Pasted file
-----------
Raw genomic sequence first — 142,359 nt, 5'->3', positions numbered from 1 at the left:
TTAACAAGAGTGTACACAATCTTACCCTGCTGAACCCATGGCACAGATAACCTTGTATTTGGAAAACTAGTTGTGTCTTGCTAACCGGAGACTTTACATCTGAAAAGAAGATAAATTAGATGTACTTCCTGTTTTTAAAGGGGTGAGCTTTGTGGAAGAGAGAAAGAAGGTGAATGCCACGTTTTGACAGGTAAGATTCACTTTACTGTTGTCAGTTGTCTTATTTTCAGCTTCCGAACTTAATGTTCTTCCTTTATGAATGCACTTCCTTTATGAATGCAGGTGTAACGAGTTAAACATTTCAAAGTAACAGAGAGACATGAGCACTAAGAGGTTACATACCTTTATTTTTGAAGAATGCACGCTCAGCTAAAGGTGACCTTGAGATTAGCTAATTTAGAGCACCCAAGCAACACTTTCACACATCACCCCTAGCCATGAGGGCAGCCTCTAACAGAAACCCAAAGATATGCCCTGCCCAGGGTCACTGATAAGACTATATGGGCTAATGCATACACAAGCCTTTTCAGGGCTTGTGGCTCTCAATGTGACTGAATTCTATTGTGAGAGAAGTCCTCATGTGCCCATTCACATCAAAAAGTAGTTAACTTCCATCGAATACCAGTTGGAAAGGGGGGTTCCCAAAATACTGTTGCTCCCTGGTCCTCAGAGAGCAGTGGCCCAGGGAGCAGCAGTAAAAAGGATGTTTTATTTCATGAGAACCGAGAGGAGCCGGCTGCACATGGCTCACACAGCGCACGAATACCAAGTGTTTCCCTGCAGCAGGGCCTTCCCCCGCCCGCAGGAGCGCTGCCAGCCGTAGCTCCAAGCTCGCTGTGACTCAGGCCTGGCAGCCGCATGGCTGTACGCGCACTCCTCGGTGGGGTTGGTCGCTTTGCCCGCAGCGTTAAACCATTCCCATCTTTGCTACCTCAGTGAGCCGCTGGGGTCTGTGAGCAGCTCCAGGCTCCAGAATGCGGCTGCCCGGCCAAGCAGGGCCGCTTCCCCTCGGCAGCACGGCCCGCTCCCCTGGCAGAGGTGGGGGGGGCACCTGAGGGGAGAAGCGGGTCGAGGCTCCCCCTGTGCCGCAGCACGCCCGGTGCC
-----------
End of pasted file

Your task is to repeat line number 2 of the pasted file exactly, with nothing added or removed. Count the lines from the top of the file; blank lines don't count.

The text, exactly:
TTAACAAGAGTGTACACAATCTTACCCTGCTGAACCCATGGCACAGATAACCTTGTATTTGGAAAACTAGTTGTGTCTTGCTAACCGGAGACTTTACATCTGAAAAGAAGATAAATTAGATGTACTTCCTGTTTTTAAAGGGGTGAGCTTTGTGGAAGAGAGAAAGAAGGTGAATGCCACGTTTTGACAGGTAAGATTCACTTTACTGTTGTCAGTTGTCTTATTTTCAGCTTCCGAACTTAATGTTCTTCCTTTATGAATGCACTTCCTTTATGAATGCAGGTGTAACGAGTTAAACATTTCAAAGTAACAGAGAGACATGAGCACTAAGAGGTTACATACCTTTATTTTTGAAGAATGCACGCTCAGCTAAAGGTGACCTTGAGATTAGCTAATTTAGAGCACCCAAGCAACACTTTCACACATCACCCCTAGCCATGAGGGCAGCCTCTAACAGAAACCCAAAGATATGCCCTGCCCAGGGTCACTGATAAGACTATATGGGCTAATGCATACACAAGCCTTTTCAGGGCTTGTGGCTCTCAATGTGACTGAATTCTATTGTGAGAGAAGTCCTCATGTGCCCATTCACATCAAAAAGTAGTTAACTTCCATCGAATACCAGTTGGAAAGGGGGGTTCCCAAAATACTGTTGCTCCCTGGTCCTCAGAGAGCAGTGGCCCAGGGAGCAGCAGTAAAAAGGATGTTTTATTTCATGAGAACCGAGAGGAGCCGGCTGCACATGGCTCACACAGCGCACGAATACCAAGTGTTTCCCTGCAGCAGGGCCTTCCCCCGCCCGCAGGAGCGCTGCCAGCCGTAGCTCCAAGCTCGCTGTGACTCAGGCCTGGCAGCCGCATGGCTGTACGCGCACTCCTCGGTGGGGTTGGTCGCTTTGCCCGCAGCGTTAAACCATTCCCATCTTTGCTACCTCAGTGAGCCGCTGGGGTCTGTGAGCAGCTCCAGGCTCCAGAATGCGGCTGCCCGGCCAAGCAGGGCCGCTTCCCCTCGGCAGCACGGCCCGCTCCCCTGGCAGAGGTGGGGGGGGCACCTGAGGGGAGAAGCGGGTCGAGGCTCCCCCTGTGCCGCAGCACGCCCGGTGCC